More than just a filmmaker, Martin Scorsese is the self-appointed guardian of American cinema history. For him, the cinema of the present is always and necessarily influenced by the past. Scorsese commands immense critical respect; whether juggling big budgets and mainstream connections with large studios, delivering star vehicles and box-office successes, or indulging in more personal projects, Scorsese has retained his reputation as “the quintessential maverick auteur” (Andrew 21).
An independently minded cinephile, his relationship to popular cinema has been an extremely productive one. While best known for the savage but complex exploration of masculinity and violence in films such as the New York-based Taxi Driver (1976), the scorching biographical boxing picture Raging Bull (1980), the epic gangster narrative Goodfellas (1990), or the controversial The Last Temptation of Christ (1988), Scorsese’s output has been extremely varied. This paper reviews three of his films: Taxi Driver, The Last Temptation of Christ, and Gangs of New York (2002).
Religion is a consistent theme in Scorsese’s films: almost all of his major male characters voice a fascination with religion in some form. Mean Streets’ (1973) Charlie is obsessed with the idea of his own spiritual purpose. The archetypal selective devotee, his desire to do penance is at odds with his actions: “he acts like he’s doing it for the others, but it’s a matter of his own pride” (Scorsese 48). Taxi Driver’s Travis Bickle believes himself to be acting out God’s rage against the lowlife of New York city; Cape Fear’s (1991) Max Cady is likewise fixated; while Raging Bull’s Jake LaMotta punishes his body both in training and in the boxing ring in an attempt to atone for his sins.
These earlier films seem to be leading towards Last Temptation of Christ’s explicit wrestling with Christianity. Attracting intense reactions from some religious groups, the film, based on Nikos Kazantzakis’ novel, presents a non-biblical Jesus beset by doubts and fears about his identity and mission, constantly, oppressively tempted by evil. A human being much more than the incarnate Word of God, this Jesus is strongly tempted also sexually, and only by a superhuman effort of the will is he able to achieve a final victory. Scorsese argued that it was his intention to show Christ as a real man rather than as a faultless spiritual being.
Thus, Christ’s (Willem Dafoe) inner emotional struggle and the consistently female image of sin converge, if one is to accept Scorsese’s interviews, in making the film as much a working through of his own identity as the story of Christ: “Jesus has to put up with everything we go through, all the doubts and fears and anger…he has to deal with all this double, triple guilt on the cross. That’s the way I directed it, and that’s what I wanted, because my own religious feelings are the same.” (Corliss 36)
It is clear that the major objection of the protesters to this film had to do with its long final sequence, in which Jesus comes down from the cross and walks into an earthly paradise, where he marries first Mary Magdalene and then, as a widower, Mary, the sister of Lazarus. By her and her sister Martha, he has a number of children.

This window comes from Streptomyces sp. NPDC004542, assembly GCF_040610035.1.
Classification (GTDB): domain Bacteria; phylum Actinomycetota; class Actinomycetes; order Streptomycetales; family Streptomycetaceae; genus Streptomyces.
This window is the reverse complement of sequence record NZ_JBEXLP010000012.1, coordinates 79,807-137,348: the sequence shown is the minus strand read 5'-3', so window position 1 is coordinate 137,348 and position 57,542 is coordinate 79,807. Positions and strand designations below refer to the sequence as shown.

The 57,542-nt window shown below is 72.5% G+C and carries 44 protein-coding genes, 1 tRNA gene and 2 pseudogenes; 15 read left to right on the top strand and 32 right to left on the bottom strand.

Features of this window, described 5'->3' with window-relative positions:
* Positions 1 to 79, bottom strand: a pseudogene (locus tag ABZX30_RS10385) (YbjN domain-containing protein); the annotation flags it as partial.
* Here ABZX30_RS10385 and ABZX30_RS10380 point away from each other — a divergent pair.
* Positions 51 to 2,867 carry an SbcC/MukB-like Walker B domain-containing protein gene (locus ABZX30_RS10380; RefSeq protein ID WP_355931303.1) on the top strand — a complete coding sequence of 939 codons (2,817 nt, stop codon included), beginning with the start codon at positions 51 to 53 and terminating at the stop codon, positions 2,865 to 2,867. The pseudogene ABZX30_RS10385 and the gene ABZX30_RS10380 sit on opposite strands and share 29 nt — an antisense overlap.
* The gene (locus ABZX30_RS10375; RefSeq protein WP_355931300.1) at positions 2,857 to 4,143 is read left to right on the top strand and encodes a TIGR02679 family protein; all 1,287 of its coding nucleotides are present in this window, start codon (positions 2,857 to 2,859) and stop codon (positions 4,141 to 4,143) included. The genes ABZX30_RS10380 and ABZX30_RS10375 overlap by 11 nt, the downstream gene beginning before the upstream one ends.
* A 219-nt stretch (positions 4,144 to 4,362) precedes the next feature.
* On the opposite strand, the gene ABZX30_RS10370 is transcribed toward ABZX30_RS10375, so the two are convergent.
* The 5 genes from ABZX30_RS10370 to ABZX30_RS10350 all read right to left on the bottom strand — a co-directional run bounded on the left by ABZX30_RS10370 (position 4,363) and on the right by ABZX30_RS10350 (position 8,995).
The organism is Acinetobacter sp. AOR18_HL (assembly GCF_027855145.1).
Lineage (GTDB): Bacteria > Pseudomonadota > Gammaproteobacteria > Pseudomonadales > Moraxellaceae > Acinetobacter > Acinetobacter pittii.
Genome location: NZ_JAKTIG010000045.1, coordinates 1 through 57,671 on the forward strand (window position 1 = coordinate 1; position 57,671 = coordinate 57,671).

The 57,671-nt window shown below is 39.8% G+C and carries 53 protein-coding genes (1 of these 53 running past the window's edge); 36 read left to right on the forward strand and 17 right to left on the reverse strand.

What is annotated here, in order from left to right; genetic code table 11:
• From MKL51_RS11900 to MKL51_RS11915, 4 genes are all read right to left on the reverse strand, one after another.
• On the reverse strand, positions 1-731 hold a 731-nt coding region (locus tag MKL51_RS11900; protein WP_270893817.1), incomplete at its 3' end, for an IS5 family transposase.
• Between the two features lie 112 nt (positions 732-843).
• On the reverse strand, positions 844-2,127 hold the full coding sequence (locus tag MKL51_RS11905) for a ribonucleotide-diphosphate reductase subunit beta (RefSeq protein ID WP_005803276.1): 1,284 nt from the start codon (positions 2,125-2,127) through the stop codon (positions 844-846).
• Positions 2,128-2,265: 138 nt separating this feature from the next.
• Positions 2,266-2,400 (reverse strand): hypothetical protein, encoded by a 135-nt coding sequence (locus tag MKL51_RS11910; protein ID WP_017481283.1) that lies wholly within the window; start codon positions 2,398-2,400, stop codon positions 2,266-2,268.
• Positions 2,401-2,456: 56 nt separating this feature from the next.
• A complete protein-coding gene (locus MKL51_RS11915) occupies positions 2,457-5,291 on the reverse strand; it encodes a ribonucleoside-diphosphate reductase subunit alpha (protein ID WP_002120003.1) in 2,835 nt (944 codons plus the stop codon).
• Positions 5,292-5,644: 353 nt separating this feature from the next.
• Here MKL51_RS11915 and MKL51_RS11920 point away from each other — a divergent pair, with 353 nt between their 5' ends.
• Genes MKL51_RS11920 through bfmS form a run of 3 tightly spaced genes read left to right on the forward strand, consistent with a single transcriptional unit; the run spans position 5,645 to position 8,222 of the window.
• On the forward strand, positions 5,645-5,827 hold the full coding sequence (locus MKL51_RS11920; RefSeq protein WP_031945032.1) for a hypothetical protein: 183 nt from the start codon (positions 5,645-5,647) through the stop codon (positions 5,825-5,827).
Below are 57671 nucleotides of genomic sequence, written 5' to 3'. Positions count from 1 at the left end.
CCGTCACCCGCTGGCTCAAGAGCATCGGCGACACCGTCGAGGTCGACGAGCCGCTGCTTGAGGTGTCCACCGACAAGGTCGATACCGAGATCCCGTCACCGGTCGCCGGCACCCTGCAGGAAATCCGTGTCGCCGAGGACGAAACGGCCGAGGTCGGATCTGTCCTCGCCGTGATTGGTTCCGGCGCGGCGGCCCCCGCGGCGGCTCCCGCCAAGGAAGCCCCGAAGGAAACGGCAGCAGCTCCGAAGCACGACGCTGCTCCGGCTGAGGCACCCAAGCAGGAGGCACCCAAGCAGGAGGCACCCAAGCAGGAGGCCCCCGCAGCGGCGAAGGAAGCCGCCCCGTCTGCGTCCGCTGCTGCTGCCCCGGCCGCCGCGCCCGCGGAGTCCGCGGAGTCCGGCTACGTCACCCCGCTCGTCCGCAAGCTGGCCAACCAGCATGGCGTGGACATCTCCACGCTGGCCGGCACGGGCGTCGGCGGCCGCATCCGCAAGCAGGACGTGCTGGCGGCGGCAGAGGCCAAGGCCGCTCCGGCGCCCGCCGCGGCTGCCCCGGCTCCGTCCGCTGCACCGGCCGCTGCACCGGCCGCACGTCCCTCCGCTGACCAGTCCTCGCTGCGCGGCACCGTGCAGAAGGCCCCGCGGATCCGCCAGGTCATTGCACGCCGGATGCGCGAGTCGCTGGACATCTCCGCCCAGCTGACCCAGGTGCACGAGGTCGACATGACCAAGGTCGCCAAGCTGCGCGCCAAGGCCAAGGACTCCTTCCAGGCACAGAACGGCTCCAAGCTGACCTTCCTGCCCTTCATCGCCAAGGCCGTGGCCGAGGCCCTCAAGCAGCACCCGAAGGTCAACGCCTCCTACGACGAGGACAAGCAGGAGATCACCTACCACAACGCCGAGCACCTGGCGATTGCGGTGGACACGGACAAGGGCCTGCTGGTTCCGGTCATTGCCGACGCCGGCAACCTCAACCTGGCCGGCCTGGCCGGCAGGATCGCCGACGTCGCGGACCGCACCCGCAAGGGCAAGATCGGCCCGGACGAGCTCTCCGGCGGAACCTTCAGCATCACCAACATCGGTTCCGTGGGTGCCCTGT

The problem is that people who had not seen the film, or who had seen it but not very perceptibly, had no idea that these events happen in a fantasy sequence, a daydream-like temptation to the domestic life carefully formulated by Satan to discourage the crucified Jesus from living fully his mission of salvation. Moreover, it is a temptation sequence represented by Scorsese as a fantasy, something evident in the film language of the sequence, and as a temptation-fantasy that Scorsese has Jesus overcome: he returns to the cross and dies victorious.
The Last Temptation of Christ can be interpreted in two distinct ways; either it posits Christ as a human being, or it raises Scorsese’s vision of masculine identity to an omnipotent spiritual level. Notions of masculinity, a sense of community and the influence of religion on personal identity are all themes common to Scorsese films. In fact, the film suggests an attempt to universalize masculine experience by having these themes transported from the usual urban, late twentieth-century setting to biblical times.
Objections to the film’s depiction of Jesus as sexual perhaps served to divert attention away from another more uncomfortable theme; that masculine identity is defined in terms of existential conflict and growing self-awareness, while women remain confined to earth, sexuality and Original Sin. Though Scorsese cannot be simply cast as a misogynist, his personal perspective and belief systems are unashamedly patriarchal, grounded in Catholicism. Women feature mainly on a symbolic level, serving as projections of male spiritual conflicts (even, it might be argued, in The Age of Innocence).
Whether novel, romance, myth, epic, or film, narratives have relied on the presence of the “hero” as a sign of the human’s search of an ideal. Scorsese’s Taxi Driver portrays a character, Travis Bickle, who is alternately an inversion, a corruption, and a variation of the idea of the hero. The film constructs a “literary city”, an archetypical topos in a story of the mass and the individual, where the “mass” creates “a peculiar kind of anti-community within the dissociated culture” (Pike 100).
A chain of ironies defines Bickle placed into this setting and defines a new universal truth: anonymity and isolation amid a dense population, an instantaneous repugnance with and attraction for the magnified extravagance and corruption of the city, an estrangement from others which grows with increasing closeness, and an anti-social behavior and a pathological psychology absurdly born of the quest for ideals.